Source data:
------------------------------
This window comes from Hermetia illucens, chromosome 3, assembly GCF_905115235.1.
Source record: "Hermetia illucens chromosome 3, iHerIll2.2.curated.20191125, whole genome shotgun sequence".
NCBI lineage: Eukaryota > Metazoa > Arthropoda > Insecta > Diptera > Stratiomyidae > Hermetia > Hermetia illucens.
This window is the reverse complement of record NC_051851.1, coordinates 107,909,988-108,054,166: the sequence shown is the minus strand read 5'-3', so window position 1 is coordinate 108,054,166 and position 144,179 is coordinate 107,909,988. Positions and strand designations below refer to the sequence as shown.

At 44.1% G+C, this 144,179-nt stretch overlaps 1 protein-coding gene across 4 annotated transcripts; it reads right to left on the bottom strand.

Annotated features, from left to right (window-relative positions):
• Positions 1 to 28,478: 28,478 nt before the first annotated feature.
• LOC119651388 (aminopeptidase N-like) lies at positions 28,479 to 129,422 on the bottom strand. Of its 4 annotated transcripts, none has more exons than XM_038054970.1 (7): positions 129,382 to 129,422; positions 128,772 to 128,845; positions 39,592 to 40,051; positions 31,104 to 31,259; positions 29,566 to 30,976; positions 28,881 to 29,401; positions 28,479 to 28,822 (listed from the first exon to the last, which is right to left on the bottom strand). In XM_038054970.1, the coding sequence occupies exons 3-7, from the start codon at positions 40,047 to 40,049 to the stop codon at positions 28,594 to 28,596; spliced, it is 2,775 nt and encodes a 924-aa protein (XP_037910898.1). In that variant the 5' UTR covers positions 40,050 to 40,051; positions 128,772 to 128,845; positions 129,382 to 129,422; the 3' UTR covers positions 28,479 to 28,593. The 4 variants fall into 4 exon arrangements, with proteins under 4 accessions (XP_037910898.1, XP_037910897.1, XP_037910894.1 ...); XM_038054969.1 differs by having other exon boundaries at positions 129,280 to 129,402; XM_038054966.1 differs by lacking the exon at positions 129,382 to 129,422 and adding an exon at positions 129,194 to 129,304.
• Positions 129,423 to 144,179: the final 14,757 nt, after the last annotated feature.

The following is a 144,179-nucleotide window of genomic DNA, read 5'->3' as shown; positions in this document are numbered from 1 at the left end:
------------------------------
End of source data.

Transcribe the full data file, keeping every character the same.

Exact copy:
This window comes from Hermetia illucens, chromosome 3, assembly GCF_905115235.1.
Source record: "Hermetia illucens chromosome 3, iHerIll2.2.curated.20191125, whole genome shotgun sequence".
NCBI lineage: Eukaryota > Metazoa > Arthropoda > Insecta > Diptera > Stratiomyidae > Hermetia > Hermetia illucens.
This window is the reverse complement of record NC_051851.1, coordinates 107,909,988-108,054,166: the sequence shown is the minus strand read 5'-3', so window position 1 is coordinate 108,054,166 and position 144,179 is coordinate 107,909,988. Positions and strand designations below refer to the sequence as shown.

At 44.1% G+C, this 144,179-nt stretch overlaps 1 protein-coding gene across 4 annotated transcripts; it reads right to left on the bottom strand.

Annotated features, from left to right (window-relative positions):
• Positions 1 to 28,478: 28,478 nt before the first annotated feature.
• LOC119651388 (aminopeptidase N-like) lies at positions 28,479 to 129,422 on the bottom strand. Of its 4 annotated transcripts, none has more exons than XM_038054970.1 (7): positions 129,382 to 129,422; positions 128,772 to 128,845; positions 39,592 to 40,051; positions 31,104 to 31,259; positions 29,566 to 30,976; positions 28,881 to 29,401; positions 28,479 to 28,822 (listed from the first exon to the last, which is right to left on the bottom strand). In XM_038054970.1, the coding sequence occupies exons 3-7, from the start codon at positions 40,047 to 40,049 to the stop codon at positions 28,594 to 28,596; spliced, it is 2,775 nt and encodes a 924-aa protein (XP_037910898.1). In that variant the 5' UTR covers positions 40,050 to 40,051; positions 128,772 to 128,845; positions 129,382 to 129,422; the 3' UTR covers positions 28,479 to 28,593. The 4 variants fall into 4 exon arrangements, with proteins under 4 accessions (XP_037910898.1, XP_037910897.1, XP_037910894.1 ...); XM_038054969.1 differs by having other exon boundaries at positions 129,280 to 129,402; XM_038054966.1 differs by lacking the exon at positions 129,382 to 129,422 and adding an exon at positions 129,194 to 129,304.
• Positions 129,423 to 144,179: the final 14,757 nt, after the last annotated feature.

The following is a 144,179-nucleotide window of genomic DNA, read 5'->3' as shown; positions in this document are numbered from 1 at the left end: